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Activists rally at Capitol for prisoner rights

Groups seeking to reform criminal justice system

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Several prisoner-rights groups gathered on the steps of the Utah Capitol Saturday to take part in Prison Reform Unity Project 2000, a nationwide campaign for reform of the criminal justice system.

Prison reform advocacy groups spoke to about 50 people concerning prison spending; jailing first time, non-violent offenders; poor prison medical care; and limited visiting rights. Families Against Mandatory Minimums, Citizens Education Project, Citizens for Penal Reform and the Utah Prison Information Network participated in the rally.

Ken Larsen, a member of FAMM, said it's up to citizens to change the criminal justice system.

"When you allow excessive punishment of prisoners, it makes you the abuser. It makes you the rapist. You're responsible for what your government does," he said.

FAMM members distributed a petition at the rally by FAMM that seeks "justice in the spirit of jubilee to President William Jefferson Clinton," asks for the release of non-violent federal prisoners who have served at least five years of their sentences and asks for the review of all federal cases of non-violent drug offenders.

Marianne Johnstone, a member of the Prison Information Network, organized the local rally. Her prisoner-advocacy organization believes in "freedom through knowledge" and distributes a newsletter with articles written by prisoners. The newsletters are distributed throughout the country.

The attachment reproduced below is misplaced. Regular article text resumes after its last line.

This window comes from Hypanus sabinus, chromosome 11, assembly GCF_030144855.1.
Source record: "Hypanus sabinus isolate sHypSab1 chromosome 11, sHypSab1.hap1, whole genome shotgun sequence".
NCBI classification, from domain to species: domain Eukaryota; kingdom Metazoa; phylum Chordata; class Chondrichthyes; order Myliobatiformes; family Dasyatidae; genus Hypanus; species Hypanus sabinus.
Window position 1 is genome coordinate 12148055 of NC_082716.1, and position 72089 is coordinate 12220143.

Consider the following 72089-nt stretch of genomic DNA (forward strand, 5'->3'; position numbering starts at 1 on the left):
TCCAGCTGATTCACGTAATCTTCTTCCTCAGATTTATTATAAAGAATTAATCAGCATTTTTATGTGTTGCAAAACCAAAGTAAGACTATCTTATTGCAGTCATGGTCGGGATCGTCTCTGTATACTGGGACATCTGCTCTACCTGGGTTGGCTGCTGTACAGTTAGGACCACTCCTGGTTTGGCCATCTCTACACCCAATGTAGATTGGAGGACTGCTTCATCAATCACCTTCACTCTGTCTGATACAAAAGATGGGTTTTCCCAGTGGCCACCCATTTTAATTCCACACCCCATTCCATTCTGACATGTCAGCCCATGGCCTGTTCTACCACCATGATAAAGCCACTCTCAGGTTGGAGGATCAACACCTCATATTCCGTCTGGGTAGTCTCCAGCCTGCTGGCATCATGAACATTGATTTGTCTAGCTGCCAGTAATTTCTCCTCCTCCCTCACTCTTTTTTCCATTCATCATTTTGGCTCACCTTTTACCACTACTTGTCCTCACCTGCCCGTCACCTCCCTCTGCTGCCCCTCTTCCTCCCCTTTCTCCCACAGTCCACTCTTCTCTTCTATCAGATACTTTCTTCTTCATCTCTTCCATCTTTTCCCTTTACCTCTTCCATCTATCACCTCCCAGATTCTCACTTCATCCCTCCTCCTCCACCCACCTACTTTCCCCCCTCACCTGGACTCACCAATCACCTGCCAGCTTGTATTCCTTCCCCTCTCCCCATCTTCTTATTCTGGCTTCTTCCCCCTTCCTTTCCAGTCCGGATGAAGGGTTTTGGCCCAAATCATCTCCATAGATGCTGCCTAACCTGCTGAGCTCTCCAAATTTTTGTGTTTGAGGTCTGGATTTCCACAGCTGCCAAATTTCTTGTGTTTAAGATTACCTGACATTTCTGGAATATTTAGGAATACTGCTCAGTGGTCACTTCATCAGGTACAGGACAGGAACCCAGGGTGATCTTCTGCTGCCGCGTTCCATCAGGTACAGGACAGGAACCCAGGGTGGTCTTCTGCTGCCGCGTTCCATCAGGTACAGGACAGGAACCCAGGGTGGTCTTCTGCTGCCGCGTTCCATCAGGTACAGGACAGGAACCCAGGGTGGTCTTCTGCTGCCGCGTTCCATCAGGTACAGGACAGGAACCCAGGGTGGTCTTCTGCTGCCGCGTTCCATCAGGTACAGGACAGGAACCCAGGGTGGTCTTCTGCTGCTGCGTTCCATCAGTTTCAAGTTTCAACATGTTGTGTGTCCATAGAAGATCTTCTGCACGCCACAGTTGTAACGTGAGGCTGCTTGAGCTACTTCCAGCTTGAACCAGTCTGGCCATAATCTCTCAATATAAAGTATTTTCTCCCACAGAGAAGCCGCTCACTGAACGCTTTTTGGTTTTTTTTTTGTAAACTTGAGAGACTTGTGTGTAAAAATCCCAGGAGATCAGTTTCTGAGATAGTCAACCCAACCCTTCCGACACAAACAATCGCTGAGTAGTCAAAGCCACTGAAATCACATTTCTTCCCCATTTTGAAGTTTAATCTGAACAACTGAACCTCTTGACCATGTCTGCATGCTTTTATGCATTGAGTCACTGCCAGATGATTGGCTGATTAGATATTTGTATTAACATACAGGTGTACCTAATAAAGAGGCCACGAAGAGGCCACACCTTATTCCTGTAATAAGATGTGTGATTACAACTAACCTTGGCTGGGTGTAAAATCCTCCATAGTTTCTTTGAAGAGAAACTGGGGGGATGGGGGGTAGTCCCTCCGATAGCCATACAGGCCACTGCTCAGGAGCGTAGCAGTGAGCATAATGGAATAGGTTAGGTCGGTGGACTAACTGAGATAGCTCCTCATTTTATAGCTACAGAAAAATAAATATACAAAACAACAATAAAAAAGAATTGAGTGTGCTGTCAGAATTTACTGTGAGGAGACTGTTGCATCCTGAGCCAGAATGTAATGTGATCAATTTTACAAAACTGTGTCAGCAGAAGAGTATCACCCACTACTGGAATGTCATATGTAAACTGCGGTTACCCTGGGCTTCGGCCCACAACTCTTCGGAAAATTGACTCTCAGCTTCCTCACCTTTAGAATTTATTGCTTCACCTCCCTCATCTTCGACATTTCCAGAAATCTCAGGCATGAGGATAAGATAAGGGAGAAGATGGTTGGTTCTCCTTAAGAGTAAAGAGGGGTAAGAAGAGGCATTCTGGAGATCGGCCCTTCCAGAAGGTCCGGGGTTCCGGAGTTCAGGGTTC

Johnstone spoke about the treatment and rehabilitation programs rather than prison time for many offenders, thus opening up prison space, and reducing the need for new prisons.

Although Johnstone doesn't think all prisoners should go free, she said the percentage of offenders who should be locked up is small.

Families and friends of prisoners, with signs and T-shirts that read "Hope keeps love alive," spoke about their situations, the unfair treatment they believe their loved ones have received and the need for better visitation rights.

The need for better medical treatment for prisoners was also discussed. Suzanne Cunningham, a member of Citizens for Penal Reform, said she has spoken to doctors at the Draper Corrections Facility and found out that prisoners receive HIV tests but not hepatitis C tests because of the costs.

"Let's do something that works for all involved instead of punitive retaliation that destroys families, individuals and communities socially, morally and economically," Johnstone said.

E-mail: jcheney@desnews.com